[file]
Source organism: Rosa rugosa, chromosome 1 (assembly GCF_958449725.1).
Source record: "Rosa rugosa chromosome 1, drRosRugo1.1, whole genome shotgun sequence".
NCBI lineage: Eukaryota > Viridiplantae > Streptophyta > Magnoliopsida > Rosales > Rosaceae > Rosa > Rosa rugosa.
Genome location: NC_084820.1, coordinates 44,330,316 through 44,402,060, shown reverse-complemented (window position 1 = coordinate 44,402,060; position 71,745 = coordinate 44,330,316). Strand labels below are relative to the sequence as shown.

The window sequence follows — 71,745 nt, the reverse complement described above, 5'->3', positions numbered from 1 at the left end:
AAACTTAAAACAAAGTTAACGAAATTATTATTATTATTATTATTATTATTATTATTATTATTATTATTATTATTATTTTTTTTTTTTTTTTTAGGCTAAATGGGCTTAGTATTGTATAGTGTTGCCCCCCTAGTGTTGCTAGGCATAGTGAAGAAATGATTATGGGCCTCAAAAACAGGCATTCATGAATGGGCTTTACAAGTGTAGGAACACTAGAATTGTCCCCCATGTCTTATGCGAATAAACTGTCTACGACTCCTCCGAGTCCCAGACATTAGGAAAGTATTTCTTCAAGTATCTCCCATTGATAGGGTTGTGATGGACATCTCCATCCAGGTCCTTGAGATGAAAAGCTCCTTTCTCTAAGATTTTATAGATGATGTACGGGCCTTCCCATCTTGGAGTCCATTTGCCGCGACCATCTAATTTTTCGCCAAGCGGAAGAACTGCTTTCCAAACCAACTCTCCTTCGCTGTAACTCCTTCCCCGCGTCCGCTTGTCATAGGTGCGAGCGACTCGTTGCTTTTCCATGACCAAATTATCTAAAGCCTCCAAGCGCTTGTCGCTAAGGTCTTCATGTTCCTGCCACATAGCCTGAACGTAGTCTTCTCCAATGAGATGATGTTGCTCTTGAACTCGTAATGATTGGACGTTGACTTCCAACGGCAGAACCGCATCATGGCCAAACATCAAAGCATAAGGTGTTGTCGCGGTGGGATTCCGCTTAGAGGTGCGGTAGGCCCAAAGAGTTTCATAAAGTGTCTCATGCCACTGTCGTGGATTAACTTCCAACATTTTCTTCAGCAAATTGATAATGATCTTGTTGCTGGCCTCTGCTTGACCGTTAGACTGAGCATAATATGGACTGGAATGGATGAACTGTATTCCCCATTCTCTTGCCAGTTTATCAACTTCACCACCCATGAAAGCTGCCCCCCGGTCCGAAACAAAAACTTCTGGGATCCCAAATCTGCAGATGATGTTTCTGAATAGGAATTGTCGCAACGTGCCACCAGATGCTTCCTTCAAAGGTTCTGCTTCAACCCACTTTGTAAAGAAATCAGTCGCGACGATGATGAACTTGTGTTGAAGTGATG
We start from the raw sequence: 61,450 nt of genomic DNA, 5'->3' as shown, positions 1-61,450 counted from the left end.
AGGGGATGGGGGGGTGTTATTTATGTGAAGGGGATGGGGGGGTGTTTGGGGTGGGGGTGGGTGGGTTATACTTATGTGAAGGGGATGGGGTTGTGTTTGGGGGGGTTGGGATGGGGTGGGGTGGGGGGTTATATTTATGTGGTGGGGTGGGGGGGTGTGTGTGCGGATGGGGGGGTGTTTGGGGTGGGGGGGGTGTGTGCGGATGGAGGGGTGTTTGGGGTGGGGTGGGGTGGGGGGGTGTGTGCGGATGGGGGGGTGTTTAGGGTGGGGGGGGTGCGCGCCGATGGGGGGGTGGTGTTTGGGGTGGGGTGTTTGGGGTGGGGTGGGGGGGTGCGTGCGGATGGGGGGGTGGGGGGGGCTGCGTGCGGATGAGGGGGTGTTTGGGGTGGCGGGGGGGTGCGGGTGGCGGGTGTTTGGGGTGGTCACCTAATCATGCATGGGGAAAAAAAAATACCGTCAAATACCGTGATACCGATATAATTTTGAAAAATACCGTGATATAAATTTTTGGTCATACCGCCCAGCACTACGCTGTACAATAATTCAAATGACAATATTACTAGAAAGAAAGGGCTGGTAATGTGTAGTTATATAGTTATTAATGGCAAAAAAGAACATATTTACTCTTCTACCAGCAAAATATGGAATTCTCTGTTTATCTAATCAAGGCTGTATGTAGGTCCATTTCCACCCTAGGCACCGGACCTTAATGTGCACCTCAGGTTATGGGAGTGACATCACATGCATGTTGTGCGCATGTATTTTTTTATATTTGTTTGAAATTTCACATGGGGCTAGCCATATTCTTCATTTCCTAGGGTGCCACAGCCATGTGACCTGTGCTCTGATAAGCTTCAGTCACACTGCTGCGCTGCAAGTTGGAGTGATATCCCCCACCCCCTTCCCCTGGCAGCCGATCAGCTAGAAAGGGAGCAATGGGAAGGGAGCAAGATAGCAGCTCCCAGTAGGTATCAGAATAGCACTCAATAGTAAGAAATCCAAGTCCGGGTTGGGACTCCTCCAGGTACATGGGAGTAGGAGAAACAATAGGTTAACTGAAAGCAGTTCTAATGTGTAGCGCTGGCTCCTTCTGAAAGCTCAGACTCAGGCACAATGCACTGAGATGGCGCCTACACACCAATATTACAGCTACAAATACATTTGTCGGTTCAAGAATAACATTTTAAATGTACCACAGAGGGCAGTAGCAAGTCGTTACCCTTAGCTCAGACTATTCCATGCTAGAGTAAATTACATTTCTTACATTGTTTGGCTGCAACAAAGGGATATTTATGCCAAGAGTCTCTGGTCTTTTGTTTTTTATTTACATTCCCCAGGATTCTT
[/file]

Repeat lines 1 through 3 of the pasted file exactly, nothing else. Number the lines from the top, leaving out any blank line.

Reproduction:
Source organism: Rosa rugosa, chromosome 1 (assembly GCF_958449725.1).
Source record: "Rosa rugosa chromosome 1, drRosRugo1.1, whole genome shotgun sequence".
NCBI lineage: Eukaryota > Viridiplantae > Streptophyta > Magnoliopsida > Rosales > Rosaceae > Rosa > Rosa rugosa.